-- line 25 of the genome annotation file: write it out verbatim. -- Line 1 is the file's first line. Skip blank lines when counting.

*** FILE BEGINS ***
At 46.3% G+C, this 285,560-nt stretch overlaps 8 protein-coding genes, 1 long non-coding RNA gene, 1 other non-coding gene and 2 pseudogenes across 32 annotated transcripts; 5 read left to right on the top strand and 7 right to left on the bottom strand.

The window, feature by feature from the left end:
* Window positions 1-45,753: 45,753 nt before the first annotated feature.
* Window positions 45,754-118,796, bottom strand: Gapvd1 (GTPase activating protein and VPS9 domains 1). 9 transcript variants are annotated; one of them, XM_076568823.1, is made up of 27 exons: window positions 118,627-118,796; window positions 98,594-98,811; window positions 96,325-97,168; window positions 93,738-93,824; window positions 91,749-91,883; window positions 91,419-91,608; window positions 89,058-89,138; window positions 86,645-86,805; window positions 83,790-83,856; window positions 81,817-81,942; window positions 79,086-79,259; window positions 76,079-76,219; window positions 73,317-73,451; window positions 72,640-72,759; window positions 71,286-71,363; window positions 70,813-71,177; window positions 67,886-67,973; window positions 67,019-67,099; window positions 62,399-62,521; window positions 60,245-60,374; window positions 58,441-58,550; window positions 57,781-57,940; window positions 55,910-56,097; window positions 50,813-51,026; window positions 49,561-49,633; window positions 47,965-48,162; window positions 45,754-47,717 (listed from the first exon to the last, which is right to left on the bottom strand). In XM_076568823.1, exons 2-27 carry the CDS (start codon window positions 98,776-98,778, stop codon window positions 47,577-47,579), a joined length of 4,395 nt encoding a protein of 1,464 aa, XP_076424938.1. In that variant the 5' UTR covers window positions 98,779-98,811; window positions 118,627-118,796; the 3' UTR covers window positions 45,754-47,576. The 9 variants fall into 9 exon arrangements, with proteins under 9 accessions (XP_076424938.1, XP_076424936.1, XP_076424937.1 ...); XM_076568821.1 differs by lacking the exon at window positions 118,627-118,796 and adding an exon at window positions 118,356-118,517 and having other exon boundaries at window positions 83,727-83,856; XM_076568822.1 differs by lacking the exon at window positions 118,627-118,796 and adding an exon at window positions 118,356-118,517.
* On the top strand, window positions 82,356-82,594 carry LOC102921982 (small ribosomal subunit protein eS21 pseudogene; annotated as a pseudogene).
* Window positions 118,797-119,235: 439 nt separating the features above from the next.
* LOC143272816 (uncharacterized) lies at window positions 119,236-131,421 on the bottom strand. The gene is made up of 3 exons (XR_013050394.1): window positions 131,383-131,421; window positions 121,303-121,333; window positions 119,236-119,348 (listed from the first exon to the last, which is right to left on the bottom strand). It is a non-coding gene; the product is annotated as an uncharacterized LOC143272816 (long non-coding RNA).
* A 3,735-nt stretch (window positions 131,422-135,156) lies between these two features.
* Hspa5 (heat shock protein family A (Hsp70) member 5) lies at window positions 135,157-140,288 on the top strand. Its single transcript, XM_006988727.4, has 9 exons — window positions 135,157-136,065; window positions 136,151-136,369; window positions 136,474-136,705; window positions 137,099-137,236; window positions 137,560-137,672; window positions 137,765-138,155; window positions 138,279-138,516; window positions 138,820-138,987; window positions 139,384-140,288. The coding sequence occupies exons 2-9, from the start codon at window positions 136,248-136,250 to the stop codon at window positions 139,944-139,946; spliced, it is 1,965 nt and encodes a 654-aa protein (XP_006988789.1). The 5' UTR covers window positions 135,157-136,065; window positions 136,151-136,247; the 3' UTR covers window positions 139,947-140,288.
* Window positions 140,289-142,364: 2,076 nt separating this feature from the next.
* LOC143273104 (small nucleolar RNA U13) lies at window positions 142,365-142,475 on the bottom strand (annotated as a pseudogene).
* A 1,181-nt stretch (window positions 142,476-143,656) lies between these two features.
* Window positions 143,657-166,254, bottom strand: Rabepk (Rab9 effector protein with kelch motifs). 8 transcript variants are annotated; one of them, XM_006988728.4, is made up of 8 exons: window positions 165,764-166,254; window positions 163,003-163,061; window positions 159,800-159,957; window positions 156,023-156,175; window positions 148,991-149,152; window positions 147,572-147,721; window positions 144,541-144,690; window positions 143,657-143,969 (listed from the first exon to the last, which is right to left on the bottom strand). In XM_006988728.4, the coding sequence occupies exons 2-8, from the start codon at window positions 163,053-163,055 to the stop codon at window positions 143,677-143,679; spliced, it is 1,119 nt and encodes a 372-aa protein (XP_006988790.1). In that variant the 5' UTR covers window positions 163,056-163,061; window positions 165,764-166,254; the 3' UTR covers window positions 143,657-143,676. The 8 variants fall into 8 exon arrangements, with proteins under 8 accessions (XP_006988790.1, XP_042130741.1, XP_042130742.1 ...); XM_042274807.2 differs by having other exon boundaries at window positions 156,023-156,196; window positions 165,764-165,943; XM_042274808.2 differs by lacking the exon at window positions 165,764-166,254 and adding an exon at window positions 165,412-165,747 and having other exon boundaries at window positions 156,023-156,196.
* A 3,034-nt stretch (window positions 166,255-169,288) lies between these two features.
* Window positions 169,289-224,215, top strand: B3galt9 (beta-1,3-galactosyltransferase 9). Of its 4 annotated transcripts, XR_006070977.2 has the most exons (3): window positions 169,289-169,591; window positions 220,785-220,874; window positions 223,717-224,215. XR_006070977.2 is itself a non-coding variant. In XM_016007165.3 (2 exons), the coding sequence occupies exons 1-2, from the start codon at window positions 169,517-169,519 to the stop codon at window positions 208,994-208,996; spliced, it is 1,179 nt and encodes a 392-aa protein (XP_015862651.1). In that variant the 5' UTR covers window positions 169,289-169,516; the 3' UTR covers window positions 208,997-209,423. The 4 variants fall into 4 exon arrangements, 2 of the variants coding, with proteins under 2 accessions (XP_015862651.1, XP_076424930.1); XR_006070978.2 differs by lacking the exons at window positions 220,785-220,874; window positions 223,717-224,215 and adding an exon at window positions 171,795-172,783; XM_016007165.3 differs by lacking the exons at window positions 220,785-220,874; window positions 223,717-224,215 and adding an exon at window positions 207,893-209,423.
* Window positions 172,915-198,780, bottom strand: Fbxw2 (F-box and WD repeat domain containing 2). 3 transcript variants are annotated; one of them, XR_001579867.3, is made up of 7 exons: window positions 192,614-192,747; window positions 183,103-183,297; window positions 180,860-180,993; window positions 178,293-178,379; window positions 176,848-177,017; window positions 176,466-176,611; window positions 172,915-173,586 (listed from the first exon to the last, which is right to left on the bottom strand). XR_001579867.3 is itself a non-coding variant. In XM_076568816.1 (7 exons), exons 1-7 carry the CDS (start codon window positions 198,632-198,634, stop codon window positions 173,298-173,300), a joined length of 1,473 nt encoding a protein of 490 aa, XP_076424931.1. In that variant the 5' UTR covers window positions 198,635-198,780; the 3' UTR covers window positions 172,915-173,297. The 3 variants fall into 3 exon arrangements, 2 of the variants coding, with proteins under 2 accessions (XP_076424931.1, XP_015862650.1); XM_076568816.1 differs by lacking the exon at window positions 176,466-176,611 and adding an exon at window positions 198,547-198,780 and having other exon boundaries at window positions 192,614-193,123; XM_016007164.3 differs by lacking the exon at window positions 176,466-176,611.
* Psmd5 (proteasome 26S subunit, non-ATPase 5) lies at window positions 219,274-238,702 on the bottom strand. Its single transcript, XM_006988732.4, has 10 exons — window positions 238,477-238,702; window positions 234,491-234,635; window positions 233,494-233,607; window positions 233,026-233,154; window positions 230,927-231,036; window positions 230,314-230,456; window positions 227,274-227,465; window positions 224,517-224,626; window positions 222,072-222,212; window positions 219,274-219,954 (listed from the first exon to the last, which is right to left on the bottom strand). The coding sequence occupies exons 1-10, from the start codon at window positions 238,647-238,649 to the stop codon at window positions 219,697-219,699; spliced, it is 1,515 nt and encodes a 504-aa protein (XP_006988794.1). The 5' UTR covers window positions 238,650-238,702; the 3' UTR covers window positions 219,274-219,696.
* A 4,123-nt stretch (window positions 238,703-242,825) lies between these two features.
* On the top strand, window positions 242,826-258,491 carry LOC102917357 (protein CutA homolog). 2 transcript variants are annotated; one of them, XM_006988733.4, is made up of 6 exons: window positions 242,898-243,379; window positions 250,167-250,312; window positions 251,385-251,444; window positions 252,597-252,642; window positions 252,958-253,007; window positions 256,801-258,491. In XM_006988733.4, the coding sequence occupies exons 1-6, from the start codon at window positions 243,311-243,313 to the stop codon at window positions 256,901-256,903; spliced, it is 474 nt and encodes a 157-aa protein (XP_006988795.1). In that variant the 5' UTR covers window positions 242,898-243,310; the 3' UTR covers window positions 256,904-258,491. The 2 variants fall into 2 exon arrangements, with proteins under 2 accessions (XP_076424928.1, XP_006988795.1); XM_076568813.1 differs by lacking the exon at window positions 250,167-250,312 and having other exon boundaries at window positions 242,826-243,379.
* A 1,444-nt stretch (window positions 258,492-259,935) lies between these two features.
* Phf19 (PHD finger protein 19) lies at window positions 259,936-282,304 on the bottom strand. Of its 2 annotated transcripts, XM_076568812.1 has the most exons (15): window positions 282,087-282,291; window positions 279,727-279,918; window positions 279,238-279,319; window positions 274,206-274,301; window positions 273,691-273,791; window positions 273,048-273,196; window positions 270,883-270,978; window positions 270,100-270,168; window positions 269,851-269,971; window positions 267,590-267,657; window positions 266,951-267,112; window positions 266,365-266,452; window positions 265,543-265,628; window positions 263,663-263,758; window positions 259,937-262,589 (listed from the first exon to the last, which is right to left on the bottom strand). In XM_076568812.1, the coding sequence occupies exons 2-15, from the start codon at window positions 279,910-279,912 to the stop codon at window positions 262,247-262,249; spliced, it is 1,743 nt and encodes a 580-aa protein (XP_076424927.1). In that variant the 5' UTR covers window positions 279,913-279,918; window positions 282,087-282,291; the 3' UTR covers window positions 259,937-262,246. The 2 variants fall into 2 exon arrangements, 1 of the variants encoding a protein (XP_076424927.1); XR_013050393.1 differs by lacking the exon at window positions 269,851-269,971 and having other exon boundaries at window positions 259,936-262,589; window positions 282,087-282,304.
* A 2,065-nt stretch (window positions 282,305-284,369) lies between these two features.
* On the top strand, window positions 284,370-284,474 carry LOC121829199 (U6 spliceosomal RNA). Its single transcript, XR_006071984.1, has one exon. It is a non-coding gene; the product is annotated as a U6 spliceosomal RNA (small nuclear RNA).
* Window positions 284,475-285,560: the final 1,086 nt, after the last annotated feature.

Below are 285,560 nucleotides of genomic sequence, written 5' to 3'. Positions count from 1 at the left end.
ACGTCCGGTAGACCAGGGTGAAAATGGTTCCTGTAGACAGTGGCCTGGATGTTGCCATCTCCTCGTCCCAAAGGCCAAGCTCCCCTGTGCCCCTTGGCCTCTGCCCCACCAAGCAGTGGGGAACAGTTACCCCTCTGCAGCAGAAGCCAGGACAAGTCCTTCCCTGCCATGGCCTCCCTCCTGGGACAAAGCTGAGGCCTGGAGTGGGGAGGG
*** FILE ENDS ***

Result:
Below are 285,560 nucleotides of genomic sequence, written 5' to 3'. Positions count from 1 at the left end.